Summer is over, and fall is upon us, yet my mind constantly wanders back to the incredible week I spent cruising the Inside Passage of Alaska.
Before the pictures and videos on my phone are uploaded to “the cloud” and become distant memories only to be posted on #ThrowbackThursday, my next few blog entries will share some of the beauty I encountered at each port of call on our Disney Cruise.
Day One – Vancouver
The Disney Wonder begins its journey to Alaska at the Port of Vancouver. Unlike Port Canaveral or the Port of Galveston, the Port of Vancouver is surrounded by snow capped mountains dotted with lighthouses and green trees. When we sail the Caribbean itinerary, there’s not much to see except open water when the ship leaves the port. We usually head to our stateroom and start to unpack. On this cruise, however, I stayed outside because I didn’t want to miss the beautiful scenery as we sailed away from the port.
Day Two – At Sea
Our first full day on the Disney Wonder was spent sailing down the West Coast of British Columbia.
Day Three – Endicott Arm
The next day, the first “port” was actually a slow journey through beautiful Endicott Arm. Our original itinerary listed Tracy Arm as the first port, but if the captain and the powers that be determine that it is too icy to sail through, the ship takes this alternate route. Even with this change, we were still awed by the beauty that surrounded us.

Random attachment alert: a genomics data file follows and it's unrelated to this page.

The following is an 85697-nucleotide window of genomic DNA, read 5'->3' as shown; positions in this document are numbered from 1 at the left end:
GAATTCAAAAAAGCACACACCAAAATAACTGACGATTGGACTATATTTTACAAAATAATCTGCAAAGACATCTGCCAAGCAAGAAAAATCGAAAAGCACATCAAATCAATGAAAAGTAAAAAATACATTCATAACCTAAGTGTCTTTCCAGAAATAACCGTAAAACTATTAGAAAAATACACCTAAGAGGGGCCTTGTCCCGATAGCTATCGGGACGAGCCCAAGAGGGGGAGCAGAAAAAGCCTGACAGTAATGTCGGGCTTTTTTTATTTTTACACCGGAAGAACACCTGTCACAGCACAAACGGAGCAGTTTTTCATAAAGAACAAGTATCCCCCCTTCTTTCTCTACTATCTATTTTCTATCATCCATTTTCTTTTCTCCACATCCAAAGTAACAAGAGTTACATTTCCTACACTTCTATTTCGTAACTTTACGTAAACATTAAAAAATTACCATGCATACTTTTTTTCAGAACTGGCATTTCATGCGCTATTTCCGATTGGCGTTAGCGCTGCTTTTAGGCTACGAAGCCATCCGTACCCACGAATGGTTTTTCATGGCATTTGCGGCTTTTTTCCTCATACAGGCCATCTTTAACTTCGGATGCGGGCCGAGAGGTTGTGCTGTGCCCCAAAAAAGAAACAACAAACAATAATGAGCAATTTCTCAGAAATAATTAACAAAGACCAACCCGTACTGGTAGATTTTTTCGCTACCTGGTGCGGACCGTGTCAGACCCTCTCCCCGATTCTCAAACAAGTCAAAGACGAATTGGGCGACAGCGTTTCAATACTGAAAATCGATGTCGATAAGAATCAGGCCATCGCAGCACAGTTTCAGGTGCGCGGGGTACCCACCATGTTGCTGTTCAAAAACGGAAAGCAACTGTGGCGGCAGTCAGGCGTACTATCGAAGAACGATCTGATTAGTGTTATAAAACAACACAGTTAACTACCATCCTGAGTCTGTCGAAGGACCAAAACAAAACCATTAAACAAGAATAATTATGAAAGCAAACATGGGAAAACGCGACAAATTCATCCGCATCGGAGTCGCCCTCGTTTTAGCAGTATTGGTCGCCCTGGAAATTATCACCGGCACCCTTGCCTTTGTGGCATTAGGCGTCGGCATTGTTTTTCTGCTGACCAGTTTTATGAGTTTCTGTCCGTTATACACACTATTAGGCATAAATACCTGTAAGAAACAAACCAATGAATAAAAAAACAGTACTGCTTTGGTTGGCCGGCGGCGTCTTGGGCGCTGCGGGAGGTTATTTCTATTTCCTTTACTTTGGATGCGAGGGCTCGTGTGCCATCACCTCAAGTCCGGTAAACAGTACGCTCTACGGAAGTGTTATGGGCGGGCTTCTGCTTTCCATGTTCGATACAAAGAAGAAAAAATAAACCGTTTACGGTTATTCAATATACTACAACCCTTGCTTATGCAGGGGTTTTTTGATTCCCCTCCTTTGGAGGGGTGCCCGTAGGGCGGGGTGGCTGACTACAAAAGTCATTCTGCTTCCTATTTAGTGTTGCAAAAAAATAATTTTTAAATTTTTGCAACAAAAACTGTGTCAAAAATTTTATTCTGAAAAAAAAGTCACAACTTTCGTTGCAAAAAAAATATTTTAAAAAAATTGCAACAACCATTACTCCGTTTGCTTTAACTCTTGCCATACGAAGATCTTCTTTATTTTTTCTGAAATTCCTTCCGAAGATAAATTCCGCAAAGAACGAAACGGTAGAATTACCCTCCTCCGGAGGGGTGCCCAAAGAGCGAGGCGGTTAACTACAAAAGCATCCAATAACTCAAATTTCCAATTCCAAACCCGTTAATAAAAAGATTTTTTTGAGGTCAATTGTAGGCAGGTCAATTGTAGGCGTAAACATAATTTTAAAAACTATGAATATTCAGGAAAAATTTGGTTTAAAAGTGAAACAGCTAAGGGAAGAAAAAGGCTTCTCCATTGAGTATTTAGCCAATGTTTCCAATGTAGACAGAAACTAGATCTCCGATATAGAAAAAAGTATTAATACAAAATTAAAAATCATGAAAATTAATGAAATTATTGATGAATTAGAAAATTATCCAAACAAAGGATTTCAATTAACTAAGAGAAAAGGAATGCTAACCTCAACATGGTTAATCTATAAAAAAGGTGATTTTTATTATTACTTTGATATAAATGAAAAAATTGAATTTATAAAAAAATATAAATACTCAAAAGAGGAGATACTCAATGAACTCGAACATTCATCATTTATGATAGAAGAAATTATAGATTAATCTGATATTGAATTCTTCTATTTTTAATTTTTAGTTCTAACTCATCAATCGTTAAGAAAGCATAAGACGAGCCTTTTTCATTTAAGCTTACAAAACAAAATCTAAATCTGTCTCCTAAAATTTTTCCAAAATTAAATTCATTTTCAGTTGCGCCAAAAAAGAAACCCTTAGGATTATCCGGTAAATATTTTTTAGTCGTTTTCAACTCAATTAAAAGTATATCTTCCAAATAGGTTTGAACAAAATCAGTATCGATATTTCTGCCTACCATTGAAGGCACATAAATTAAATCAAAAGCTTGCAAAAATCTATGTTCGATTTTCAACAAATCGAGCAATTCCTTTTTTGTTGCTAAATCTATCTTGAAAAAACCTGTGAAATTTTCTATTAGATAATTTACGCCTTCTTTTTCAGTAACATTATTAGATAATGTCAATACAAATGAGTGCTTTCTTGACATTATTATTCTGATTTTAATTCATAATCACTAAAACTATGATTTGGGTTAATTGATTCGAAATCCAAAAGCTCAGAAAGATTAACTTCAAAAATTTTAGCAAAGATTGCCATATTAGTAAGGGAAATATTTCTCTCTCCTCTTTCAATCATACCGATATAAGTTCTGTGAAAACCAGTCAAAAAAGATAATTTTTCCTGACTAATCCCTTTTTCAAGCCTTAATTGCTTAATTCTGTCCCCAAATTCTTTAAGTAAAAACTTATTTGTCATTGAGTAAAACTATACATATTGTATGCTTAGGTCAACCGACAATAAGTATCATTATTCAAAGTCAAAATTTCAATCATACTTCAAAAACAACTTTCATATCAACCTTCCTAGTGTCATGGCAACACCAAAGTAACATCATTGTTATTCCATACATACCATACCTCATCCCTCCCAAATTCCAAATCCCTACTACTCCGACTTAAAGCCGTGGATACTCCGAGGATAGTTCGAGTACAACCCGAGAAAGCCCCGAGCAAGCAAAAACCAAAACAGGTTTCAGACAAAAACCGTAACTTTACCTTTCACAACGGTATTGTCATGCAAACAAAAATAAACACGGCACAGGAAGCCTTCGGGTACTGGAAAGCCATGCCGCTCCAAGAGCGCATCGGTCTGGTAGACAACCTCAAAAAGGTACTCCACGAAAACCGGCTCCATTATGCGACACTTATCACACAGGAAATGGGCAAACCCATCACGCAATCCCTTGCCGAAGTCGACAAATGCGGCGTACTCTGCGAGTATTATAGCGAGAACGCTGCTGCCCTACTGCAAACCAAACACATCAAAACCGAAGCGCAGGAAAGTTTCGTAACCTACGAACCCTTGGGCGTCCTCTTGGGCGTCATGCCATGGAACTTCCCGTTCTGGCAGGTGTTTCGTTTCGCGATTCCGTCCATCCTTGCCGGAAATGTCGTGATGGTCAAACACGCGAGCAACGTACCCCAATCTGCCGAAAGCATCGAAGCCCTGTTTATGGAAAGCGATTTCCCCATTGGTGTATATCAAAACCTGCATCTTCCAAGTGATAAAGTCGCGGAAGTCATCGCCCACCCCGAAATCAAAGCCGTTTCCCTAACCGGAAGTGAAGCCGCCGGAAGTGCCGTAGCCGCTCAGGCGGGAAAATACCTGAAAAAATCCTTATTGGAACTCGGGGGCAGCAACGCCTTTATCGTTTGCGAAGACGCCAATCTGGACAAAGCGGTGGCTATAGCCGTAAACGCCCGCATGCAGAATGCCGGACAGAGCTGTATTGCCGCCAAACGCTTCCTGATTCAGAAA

The color of the water began to turn from the usual ocean blue to a stunning turquoise, and we knew that we were getting closer to Dawes Glacier.
The closer the ship got to Dawes Glacier, the colder it became. I started the day with a sweater, jeans and a sleeveless thermal vest. As the pieces of ice in the water became larger, I donned a hat, scarf, gloves and a coat for extra warmth. If you happen to be unprepared for the colder temperatures that sneak up on you, Disney Cruise Line Cast Members stroll the deck of the ship handing out blankets to guests.
DCL thinks of everything!
Dawes Glacier was stunning. From my place on the deck of the Disney Wonder, I had the opportunity to witness a piece of the glacier sliding off of into the fjord.
At the end of each day, our conversations revolved around the wonder of it all.
(Pun kinda intended.)
Each Eastern/Western Caribbean cruise I experienced with DCL was special in its own way, and there were unique memories associated with each one. This cruise was different. The difference was the display of nature in its untouched state. It was marvelous to see, and even more astounding to have the privilege of seeing it with my loved ones.
I intended to fit the whole week of my journey into one post, but it doesn’t do justice to my experience or the way I want you, the reader, to see the beauty of the 49th state. It also struck me how much we did in the first three days of our cruise, and that’s without including the activities we enjoyed inside the ship.
I’ll cover Skagway, Juneau and Ketchikan in another post and include more pictures and videos. If inspiration to book your next cruise (or plan one) has struck you, then my work here is done. Well, almost done.